The Baltimore Colts were my favorite football team when I was a little kid and Johnny Unitas was my hero.

Damn, you're old.

Loved him. Perhaps because of free agency, my regionalism and fanaticism is only faint, now. I grew up in MA as a NYG fan first and a Pats fan second. But, Unitas was the first great QB I revered, along with Berry.

Along the way, I've really enjoyed Tarkenton, Fouts, Montana, Young, Simms and now, Manning. Simms doesn't really belong there, but hey, he's a Giant.

I have a niece who was in the Florida Gators marching band and to this day, she hates Manning. I love to tease her.

With the Pats playing Indy, I rooted for the Pats, but didn't at all mind them losing, because they lost to Manning. And did so because Manning stepped up and decided he wasn't going to carry the onus that plagued Tarkenton, Fouts and Marino.

I suspect he'll play defense, too, if necessary to win that ring.

He's fun to watch, isn't he? So was Unitas-to-Berry.

We're not that old, really.

Red Grange would make us old.


I, too, was a big Johnny U fan when I was a kid. Growing up in the Pittsburgh area, I felt a bond, an affinity toward him. He played on a cinder field, so did I. He worked in a steel mill during the off season, so did my grandpa. I bought a juvenile biography of Unitas from the SBS (Scholastic Book Service), where you could order books for 75 cents or a buck, and they'd deliver them to the school. I read it again and again until kit literally fell apart.

When he was a kid, he was playing with a bullet, which accidentally exploded and injured his finger, leaving it crooked. He thought it ended up helping him grip the ball. (I remember this information from 40+ years ago, btw.)

When I was about to go off to college (fresh from a year on the road while I was in the hippies) I went to a local doctor for a required physical. On his desk was brochure featuring a picture of Johnny U, not in Colt regalia, but in a suit. Reading upside down, I realized that Unitas was endorsing some right-wing cause. (NB: I was pretty radical back then, so his "right-wing cause" may have been nothing more than an endorsement of private ownership of property or something equally benign.)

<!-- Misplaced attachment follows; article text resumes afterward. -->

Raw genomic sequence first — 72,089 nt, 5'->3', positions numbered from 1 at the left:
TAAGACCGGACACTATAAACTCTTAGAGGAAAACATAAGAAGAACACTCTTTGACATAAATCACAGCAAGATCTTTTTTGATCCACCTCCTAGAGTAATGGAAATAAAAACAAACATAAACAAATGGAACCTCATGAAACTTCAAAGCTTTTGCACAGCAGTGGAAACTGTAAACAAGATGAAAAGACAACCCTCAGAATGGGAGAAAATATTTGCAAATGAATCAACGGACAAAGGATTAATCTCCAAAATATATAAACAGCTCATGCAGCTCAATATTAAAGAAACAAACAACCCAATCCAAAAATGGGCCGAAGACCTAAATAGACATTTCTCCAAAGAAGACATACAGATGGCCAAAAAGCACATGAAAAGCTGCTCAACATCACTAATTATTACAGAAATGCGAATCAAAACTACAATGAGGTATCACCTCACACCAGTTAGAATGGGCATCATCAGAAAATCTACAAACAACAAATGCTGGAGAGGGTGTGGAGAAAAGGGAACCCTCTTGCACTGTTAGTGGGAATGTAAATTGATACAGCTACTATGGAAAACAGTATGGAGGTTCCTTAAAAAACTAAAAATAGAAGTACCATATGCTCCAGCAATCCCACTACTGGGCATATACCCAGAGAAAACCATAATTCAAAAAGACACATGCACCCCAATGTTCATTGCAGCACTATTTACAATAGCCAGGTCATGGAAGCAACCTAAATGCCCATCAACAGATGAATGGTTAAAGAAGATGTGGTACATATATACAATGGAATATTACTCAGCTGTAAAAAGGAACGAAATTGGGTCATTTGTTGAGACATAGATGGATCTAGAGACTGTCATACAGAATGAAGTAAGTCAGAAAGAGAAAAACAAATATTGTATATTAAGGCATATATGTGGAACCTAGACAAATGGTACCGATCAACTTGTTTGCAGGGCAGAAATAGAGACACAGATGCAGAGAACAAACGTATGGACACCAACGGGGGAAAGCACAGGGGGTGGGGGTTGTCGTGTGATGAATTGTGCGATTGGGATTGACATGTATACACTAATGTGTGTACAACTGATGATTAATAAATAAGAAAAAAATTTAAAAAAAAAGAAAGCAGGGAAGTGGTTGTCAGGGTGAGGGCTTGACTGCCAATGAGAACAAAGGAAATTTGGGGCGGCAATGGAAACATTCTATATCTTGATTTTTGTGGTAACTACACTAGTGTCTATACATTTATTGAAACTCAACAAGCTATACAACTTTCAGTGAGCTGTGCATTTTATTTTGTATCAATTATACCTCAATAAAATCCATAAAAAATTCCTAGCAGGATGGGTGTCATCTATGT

So I wrote Johnny U off. I felt vindicated when the anti-establishment Joe Namath whipped Unitas and the Colts in SB III. I was living in Indianapolis when the Colts snuck into town, so I became a Colts fan, and my feelings toward Unitas mellowed. Because he was, after all, the best there ever was, bar none.

Matt T.

In college, I interned at a sports magazine for a semester. The magazine was solely devoted to University of Florida athletics, and as it was 1996, year of Steve Spurrier As God and Danny Wuerrfel As Jesus, plus a new men's basketball coach and some new SEC-elligible teams like rugby and women's soccer, it was a pretty good year. I started in the newspaper bidness in high school covering local sports, so it should've been my first step in that career. Instead, it's what got me out of writing about sports. I just didn't give a damn anymore.

Still, that year, I got to meet Peyton Manning. Being from Mississippi, he was a bit of a controversy. The home folks were sorely distressed when Archie's oldest chose the Vols over the Rebels. I still say Eli screwed himself over by playing for Ole Miss, who sucked that year, but I digress.

Anyhow, Peyton...he's a good kid. Good natured, laid back, easy going, has a good time, doesn't take himself too seriously. Wuerffel was always too much of a "golden boy", son of an Air Force chaplin and vocally "keeping himself pure for marriage". Peyton came across as just a good ol' boy who threw a ball pretty good. I don't have cable and can't tolerate bars since I quit drinkin', but I do enjoy the occasional game when I'm visitng my folks, and it's always nice to see Manning still seems to be a pretty good ol' boy these days and can still throw a ball.